The Forsythe Sisters

Have you ever seen a shadowy face in the dark, heard strange cries in the night, or had the feeling you’re being watched? The Forsythe Sisters are experts in the paranormal -through dazzling displays of psychic connectivity, musical communions and transgressions to the dark side…this February at The Norwegian Church in Cardiff, the living can walk with the dead. But are The Sisters all they seem? Who is the white angel that haunts them? Can dogs really see Orbs?

A ghostly musical chiller from the team that brought you the Multi-Award Winning show The Bloody Ballad and featuring special guest Johnny Cage. This Valentines how far would you be prepared to go for the one you love?

Be prepared for an evening of strange stories, ghostly visitations, musical communions and transgressions to the dark side.


Written by Lucy Rivers and Hannah McPake
Directed by Adele Thomas
Dramaturg: Dafydd James

Original live music by Lucy Rivers, and featuring special guest Dan Lambert aka Johnny Cage from Hopeless Sinners and Voodoo Groove.

Supported by the Arts Council of Wales, Theatr Iolo, Bristol Old Vic Ferment and Chapter Arts Centre.


Photography by Kirsten McTernan.


“Mind-reading tricks, bumps in the night and a gorgeous unworldly score pile on the atmosphere!”
Lyn Gardner – The Guardian

“…highly enjoyable characters and delicious music.”
Heather Arnold – Buzz Magazine

“Skilfully assembled and seamlessly executed.”
Othniel Smith – British Theatre Guide

“…another fantastic fusion of live music and theatre from the innovative and original Gagglebabble!”
Elin Williams – Arts Scene in Wales

“It’s a magic show, a music gig, a sad story of family tragedy, a slapstick comedy par excellence!”
Roy Campbell Moore

The lights flicker, there is the sound of knocking and a pale face appears at the window of the 19th-century church turned arts centre. If you are looking for something a bit jokey and a bit spooky then the latest from Gagglebabble, the rising Welsh company who gave us the southern gothic musical spoof The Bloody Ballad, should fit the bill nicely.

This most distinctive of companies, who combine live music and theatre but are far too cool to make anything approaching a traditional musical, have certainly got plenty of spirit. This rough-and-ready show, which I saw at a preview performance, piles on the schlock to good effect as it draws on stories of Cardiff Bay’s ghostly goings-on to give theatregoers a fright in the night.

Our host for the evening is Diane (Catrin Aaron), the frumpy, earnest caretaker of the building who has invited the famous Forsythe sisters – Morven (Hannah McPake) and Maggie (Lucy Rivers) – to give a demonstration of their mediumship. This gift emerged after a childhood fire in their home across the bay, which left their parents burned to a crisp. But why does Diane invite the sisters to perform, and are Morven and Maggie quite what they seem?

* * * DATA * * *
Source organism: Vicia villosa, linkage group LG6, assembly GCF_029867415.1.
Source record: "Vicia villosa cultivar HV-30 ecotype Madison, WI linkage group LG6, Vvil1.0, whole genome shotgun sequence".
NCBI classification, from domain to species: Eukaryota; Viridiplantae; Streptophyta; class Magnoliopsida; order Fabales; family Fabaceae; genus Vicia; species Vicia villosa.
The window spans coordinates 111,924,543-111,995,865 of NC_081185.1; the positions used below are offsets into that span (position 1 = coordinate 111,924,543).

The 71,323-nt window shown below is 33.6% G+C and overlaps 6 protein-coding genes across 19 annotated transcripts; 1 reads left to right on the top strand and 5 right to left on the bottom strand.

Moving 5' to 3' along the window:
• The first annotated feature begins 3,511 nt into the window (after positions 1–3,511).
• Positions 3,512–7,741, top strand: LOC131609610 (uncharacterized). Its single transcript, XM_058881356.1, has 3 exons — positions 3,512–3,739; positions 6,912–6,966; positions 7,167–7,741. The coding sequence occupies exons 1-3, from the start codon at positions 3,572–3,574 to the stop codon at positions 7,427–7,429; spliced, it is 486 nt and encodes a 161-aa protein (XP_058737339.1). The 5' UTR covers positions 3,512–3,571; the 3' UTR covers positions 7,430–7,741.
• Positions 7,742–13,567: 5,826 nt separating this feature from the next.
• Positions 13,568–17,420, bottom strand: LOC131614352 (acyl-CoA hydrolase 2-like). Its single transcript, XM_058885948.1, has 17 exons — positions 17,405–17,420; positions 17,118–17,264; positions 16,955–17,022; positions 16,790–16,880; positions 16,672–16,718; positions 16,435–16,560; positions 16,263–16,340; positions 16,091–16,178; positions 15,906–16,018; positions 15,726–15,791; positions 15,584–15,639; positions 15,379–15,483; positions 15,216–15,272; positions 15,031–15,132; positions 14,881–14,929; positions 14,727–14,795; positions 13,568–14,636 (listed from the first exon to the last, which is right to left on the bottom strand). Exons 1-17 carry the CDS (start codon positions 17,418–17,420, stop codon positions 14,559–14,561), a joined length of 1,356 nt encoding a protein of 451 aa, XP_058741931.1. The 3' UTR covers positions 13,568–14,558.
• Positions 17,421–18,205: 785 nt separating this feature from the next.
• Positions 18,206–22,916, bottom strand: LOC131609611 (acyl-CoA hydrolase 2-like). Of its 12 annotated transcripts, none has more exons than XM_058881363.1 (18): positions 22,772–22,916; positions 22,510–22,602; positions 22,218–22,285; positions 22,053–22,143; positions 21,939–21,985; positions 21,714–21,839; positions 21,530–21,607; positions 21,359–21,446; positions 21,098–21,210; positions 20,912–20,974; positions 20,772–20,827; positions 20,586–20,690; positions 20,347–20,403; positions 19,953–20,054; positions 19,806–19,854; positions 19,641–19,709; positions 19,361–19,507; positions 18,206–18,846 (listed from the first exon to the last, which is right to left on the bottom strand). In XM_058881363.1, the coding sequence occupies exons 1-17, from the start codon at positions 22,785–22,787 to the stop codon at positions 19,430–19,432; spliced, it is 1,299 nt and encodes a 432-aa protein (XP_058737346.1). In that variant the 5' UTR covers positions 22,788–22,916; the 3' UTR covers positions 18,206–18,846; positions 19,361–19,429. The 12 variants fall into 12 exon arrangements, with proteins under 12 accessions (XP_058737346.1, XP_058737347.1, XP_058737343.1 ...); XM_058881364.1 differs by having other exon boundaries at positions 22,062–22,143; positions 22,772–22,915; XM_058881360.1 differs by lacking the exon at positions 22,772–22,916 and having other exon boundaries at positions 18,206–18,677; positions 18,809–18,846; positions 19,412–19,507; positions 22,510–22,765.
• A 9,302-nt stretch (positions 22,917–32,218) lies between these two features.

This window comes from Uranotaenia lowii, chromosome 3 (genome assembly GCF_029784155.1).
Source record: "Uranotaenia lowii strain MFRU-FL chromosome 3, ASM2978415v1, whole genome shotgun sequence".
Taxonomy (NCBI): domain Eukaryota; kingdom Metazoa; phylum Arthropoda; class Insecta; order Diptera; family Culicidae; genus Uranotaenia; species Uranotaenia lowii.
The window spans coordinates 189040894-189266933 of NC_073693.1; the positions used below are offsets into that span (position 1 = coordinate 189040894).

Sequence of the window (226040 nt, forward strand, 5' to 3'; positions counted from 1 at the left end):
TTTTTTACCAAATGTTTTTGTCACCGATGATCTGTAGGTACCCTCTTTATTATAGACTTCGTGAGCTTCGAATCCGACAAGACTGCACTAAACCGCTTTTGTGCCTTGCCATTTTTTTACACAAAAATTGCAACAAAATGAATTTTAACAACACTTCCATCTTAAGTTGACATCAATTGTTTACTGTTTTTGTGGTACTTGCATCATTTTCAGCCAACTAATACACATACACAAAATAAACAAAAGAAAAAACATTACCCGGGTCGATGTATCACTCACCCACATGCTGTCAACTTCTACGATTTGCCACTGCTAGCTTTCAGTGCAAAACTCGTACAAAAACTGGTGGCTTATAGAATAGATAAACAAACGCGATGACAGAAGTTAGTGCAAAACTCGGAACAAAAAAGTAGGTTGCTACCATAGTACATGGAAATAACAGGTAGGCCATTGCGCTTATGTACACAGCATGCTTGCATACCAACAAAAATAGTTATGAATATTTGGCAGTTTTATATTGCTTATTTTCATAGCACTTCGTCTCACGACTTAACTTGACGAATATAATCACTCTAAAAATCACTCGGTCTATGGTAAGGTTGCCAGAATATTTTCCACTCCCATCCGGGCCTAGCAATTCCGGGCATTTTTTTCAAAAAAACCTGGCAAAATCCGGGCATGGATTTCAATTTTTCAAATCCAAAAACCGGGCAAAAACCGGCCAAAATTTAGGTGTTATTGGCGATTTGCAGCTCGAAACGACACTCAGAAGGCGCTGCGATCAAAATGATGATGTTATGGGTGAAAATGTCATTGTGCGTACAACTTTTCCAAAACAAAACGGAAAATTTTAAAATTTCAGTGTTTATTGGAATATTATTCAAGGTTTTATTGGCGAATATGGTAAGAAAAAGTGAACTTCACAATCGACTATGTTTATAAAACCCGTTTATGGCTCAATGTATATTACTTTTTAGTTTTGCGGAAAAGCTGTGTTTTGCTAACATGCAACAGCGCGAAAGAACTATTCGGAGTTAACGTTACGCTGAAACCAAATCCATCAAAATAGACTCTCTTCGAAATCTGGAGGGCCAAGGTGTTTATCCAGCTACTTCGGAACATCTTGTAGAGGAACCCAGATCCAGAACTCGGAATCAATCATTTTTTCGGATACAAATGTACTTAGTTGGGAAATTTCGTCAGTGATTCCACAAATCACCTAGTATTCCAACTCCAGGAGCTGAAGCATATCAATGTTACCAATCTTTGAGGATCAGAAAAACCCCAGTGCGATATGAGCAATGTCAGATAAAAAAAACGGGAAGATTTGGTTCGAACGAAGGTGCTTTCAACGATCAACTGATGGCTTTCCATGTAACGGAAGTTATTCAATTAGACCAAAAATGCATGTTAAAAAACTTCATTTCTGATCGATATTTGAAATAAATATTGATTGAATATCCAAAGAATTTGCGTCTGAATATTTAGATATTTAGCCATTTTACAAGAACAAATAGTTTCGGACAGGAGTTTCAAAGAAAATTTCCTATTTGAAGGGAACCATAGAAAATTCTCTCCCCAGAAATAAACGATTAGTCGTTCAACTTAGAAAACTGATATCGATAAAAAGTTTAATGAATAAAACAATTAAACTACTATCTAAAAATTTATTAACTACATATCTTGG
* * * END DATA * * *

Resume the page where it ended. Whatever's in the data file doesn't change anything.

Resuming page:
Mind-reading tricks, bumps in the night and a gorgeous unworldly score pile on the atmosphere, and the show uses the space imaginatively to build to a terrific growling climax. At just an hour it feels rushed, and it would benefit from greater emotional layering and a more probing examination of belief and scepticism, scientific reason and the lure of the irrational. This still feels like a work in progress, but has real and intriguing potential, which in its current form makes you feel the spirit, even if it doesn’t quite move you.

★★★ The Guardian – Lyn Gardner

Though it’s an iconic part of Cardiff Bay the Norwegian Church can feel oddly isolated from lively hubbub of Mermaid Quay, especially on a rugby night when the bars are full of drink filled sports fans.

On this night in particular it was the first night of the Six Nations and Wales were taking on England, so there were plenty of people about. But as I edged nearer to the church I very quickly moved from the lights and noise of the  centre of the quay to its dark and quiet corner: the perfect place for a séance.

Okay it wasn’t a real séance (I’m a strong believer that ghosts aren’t real and that there isn’t really such thing as a ‘real’ séance, but saying that I will avoid a ouija board like the plague – I’ve seen Paranormal Activity and I’m not taking any chances) it was a theatrical one created by the combined minds of Gagglebabble and Theatr Iolo.

Shown into the church (which is much more welcoming inside then the exterior, on a cold dark night, would lead you to believe) I joined the rest of the audience for a cup of tea in the cafe. Soon enough we were shown into the churches main hall by the friendly and quirky Diana (played by Catrin Aaron) – our host for the evening and apparently an employee of the church.